Thinking of taking your pet on holiday? Their ticket could cost more because of THIS
ANIMALS are allowed on most major airlines but it is not just the length of flight that is taken into consideration when calculating a price. This surprising method is how tickets are priced and means your pet’s ticket could be more expensive than your own.
For some passengers, leaving their pets with close friends and family or taking them to a local kennel isn’t enough, a week without their furry friend is too long.
However, if you are considering taking to pet on a plane with you, there’s one thing you need to prepare yourself for. Their flight ticket could be more expensive than yours.
Not all airlines allow pets on board. Budget airline Ryanair, for example, does not permit any live animals to fly in the cargo or the cabin, with very rare exceptions. This is the same for easyJet and British Airways, animals are forbidden on board with the special exception of guide dogs.
Virgin Atlantic is much more accommodating, allowing dogs and cats on board and even offer a Flying Paws scheme in which your pet is also eligible for air miles.
Surprisingly, the cost of this ticket is calculated by measuring the length, width, height and weight of your pet plus the container, so you might want to think again before bringing your Great Dane on board.
Thomas Cook also allows dogs and cats that weight less than 6kg into the cabin with prices starting from £13 per animal according to Skyscanner.
TUI UK passengers looking to fly with their pets need to complete an AIA Pets form and again prices varying depending on the journey taken.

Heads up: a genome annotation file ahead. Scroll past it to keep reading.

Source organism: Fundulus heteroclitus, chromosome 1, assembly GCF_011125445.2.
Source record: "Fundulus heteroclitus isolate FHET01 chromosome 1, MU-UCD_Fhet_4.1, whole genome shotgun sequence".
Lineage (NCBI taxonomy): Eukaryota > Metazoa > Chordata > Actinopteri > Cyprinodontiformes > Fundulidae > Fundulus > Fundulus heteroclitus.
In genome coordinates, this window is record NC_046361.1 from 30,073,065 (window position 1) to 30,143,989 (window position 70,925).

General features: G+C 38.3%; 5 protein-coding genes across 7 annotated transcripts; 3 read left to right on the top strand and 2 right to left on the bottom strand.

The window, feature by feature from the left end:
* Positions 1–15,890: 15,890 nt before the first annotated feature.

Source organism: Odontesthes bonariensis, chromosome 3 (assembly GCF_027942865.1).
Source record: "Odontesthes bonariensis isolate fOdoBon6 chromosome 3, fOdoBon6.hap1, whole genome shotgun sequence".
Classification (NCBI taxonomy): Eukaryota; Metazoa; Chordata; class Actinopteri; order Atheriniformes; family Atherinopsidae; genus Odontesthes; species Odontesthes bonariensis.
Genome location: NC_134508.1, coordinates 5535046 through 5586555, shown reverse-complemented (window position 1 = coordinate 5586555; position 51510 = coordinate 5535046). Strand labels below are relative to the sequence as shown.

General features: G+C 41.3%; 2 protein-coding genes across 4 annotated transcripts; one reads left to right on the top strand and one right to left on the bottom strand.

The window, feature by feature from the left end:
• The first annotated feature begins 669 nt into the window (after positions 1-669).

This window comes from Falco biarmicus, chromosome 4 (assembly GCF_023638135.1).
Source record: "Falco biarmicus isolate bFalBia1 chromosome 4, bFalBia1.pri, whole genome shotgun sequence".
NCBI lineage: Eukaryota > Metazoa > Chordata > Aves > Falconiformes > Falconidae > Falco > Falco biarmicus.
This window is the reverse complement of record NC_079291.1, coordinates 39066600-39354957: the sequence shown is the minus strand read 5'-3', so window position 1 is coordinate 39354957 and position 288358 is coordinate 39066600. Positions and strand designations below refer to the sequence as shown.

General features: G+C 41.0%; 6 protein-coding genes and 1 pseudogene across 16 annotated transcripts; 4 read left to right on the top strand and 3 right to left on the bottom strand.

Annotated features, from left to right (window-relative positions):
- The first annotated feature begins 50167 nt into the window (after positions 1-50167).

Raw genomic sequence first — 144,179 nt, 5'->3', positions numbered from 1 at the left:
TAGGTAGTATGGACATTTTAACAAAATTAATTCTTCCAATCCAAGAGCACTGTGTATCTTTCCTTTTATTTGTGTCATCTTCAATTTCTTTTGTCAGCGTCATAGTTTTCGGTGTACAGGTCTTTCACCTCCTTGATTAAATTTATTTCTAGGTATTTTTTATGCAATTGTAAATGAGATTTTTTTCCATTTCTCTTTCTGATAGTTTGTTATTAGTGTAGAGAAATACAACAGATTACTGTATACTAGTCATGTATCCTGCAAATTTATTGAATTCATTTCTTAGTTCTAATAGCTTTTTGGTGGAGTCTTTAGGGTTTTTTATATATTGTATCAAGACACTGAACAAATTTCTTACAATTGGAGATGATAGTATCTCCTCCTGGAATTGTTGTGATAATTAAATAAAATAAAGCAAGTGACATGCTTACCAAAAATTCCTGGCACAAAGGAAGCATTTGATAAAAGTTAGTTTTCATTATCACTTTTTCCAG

According to Pet Travel, most major worldwide airlines do allow one pet per passenger on board but the average cost of a ticket is £110 each way.
One frequent JetBlue passenger, Gillian Small, regulars flys with her Cavalier King Charles Spaniel, Clover.
When speaking to Travel and Leisure, Gillian explained that she pays £71 ($100) each way for Clover whenever she flies.
This, more often than not, is more expensive than her own flight from JFK airport to Florida.
She explained: “The pet travel fees can get expensive,” Small said. “Sometimes when flying to Florida to visit my parents, her add-on fare can be more expensive than my flight. But rules are rules, and it is a small price to pay to be afforded the luxury of traveling with her by my side.”
Air France allow pets to travel on board for just £17 when flying within the country but this increased to £66 when flying to Europe and upward of £170 when flying internationally.
The German airline, Lufthansa, grant access to pets in either the cabin or the hold depending on the weight of the animal. Small animals flight tickets start at £30 but for larger animals, this figure can see upward of £350.
A figure that is far more than the cost of the average flight to and out of the country.
So if you are planning on flying with your friend, check with the airline first as to the airline’s policy and be prepared for quite a lengthy progress.
Countries such as Australia ban anything that could affect the animal, human or plant health of the country so animals would be subject to vigorous quarantine.